Large Windmills Again Dot the Countryside
by Albert 1

# 1. 4/16/04 12:18 PM by BF - Roch
I did recognize the reference; my apologies for not formulating a response.

Sancho was Don Quixote's sidekick, and as I recall from the book (which I haven't read in many years), and in a nutshell, Sancho was the "grounding in reality" to the Don's flights of idealistic fancy.

Cervantes included many elements from his own life in the book, and while other late-Renaissance authors continued to tell tales of knights and chivalry, he wrote the first part of Don Quixote as a kind of parody to that genre, reflecting the tumult of the changing times in Spain, and commenting on the changing religious and social aspects of the time in the second part of the book.

But you seem to have removed the original column so I cannot respond; what did you require a response to?

Editor's Note: You more than covered it. I wonder if Cervantes is still taught in high school?

I removed it since another WOTL'r also posted a reference to Cervantes the same day and I prefer to avoid conflict if at all possible without inhibiting my writing.

# 2. 4/16/04 3:22 PM by Jim
Tried to post this earlier -- I see Sancho is to Don as Tonto is to the Lone Ranger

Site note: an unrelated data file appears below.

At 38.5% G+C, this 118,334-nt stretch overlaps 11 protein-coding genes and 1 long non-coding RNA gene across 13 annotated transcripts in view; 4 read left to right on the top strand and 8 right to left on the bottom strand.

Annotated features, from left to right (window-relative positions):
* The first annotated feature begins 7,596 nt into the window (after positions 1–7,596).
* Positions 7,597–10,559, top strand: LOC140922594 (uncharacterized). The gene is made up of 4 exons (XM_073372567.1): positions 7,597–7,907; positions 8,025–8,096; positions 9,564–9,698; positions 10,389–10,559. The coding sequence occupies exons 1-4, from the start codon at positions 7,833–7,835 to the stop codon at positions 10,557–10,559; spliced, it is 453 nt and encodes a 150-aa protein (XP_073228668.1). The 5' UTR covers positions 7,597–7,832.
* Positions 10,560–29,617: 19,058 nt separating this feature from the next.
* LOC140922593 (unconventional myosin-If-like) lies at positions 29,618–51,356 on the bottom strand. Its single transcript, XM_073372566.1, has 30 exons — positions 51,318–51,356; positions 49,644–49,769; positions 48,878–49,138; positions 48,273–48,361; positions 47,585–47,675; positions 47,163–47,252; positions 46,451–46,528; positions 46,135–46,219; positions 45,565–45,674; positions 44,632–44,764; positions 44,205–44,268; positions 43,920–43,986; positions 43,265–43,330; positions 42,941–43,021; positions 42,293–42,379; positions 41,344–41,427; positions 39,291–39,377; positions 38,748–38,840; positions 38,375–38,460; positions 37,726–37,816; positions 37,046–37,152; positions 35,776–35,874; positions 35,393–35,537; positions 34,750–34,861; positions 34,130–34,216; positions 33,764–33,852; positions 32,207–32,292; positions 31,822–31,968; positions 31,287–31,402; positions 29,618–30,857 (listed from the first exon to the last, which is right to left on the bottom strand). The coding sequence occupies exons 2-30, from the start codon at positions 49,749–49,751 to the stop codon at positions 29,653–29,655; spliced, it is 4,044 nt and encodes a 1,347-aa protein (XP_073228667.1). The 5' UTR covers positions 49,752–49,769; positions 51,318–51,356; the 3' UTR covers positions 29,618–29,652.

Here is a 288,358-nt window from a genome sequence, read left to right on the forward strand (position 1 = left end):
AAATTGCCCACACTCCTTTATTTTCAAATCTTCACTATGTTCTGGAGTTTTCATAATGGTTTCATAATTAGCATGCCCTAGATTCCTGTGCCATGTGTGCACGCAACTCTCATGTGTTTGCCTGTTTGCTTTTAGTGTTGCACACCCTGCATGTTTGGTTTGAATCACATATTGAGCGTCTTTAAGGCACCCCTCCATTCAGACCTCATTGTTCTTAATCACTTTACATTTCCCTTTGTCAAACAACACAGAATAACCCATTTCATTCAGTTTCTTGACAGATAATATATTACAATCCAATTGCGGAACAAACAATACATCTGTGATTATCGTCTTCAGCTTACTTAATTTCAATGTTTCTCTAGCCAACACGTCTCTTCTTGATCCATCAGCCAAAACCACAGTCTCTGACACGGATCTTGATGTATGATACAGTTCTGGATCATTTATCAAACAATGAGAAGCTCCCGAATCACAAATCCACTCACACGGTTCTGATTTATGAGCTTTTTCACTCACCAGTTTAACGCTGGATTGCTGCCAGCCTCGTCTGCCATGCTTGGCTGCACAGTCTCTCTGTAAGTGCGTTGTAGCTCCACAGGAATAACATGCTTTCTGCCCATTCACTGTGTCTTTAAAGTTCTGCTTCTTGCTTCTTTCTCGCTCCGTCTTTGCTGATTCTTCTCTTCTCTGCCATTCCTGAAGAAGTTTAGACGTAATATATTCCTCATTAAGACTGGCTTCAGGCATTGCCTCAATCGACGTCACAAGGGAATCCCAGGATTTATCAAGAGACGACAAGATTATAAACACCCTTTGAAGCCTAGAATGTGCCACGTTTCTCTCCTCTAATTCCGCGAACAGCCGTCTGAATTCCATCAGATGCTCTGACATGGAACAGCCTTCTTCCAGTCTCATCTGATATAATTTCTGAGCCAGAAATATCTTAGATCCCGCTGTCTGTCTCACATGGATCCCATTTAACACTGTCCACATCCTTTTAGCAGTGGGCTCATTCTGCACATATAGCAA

Editor's Note: Do you know the joke which ends in "What do you mean "we" white man!?

If not I will share it with the significant point.

# 3. 4/16/04 5:18 PM by Michael - Provo
I read it, recognized the name, enjoyed the review, but for whatever reason didn't have a ready response.

Editor's Note: Teacher execuses you once, just don't pose any of your thermodynamic questions.

# 4. 4/16/04 6:32 PM by Jim
I heard it as "what do you mean "WE" Kemosabi"

Not sure how to spell Kemosabi

Editor's Note: Close enough-( the joke reports "what do you mean white man?" at that point the Lone Ranger's inclusive "we" was not going to save his scalp.

When spoken to, I often feel like Tonto when "we" is used.

"Hey Kemosaby, Tonto got to get back to my people as we have a little haircut dance to perform, care to join us?

BTW. I recall Jay Silverheels was a Rochesterian.

# 5. 8/25/07 9:19 AM by Sharon - Chili, NY
I recognized the name. I always enjoyed the musical Man of LaMancha.

Editor's Note: I wonder if Don Quixote is still taught in high school.

# 6. 8/25/07 9:41 AM by Sharon - Chili, NY
I don't know if they still read Don Quiote. I remember when I was in high school in the stone age, we read The 3 Musketeers and Silas Marner. I can't remember any others.

Editor's Note: The most interesting book we experienced in High School English class was "No Time for Seargents".

On Easter vacation my class visited NYC and saw Andy Griffen perform in the play.

# 7. 8/25/07 9:59 AM by BF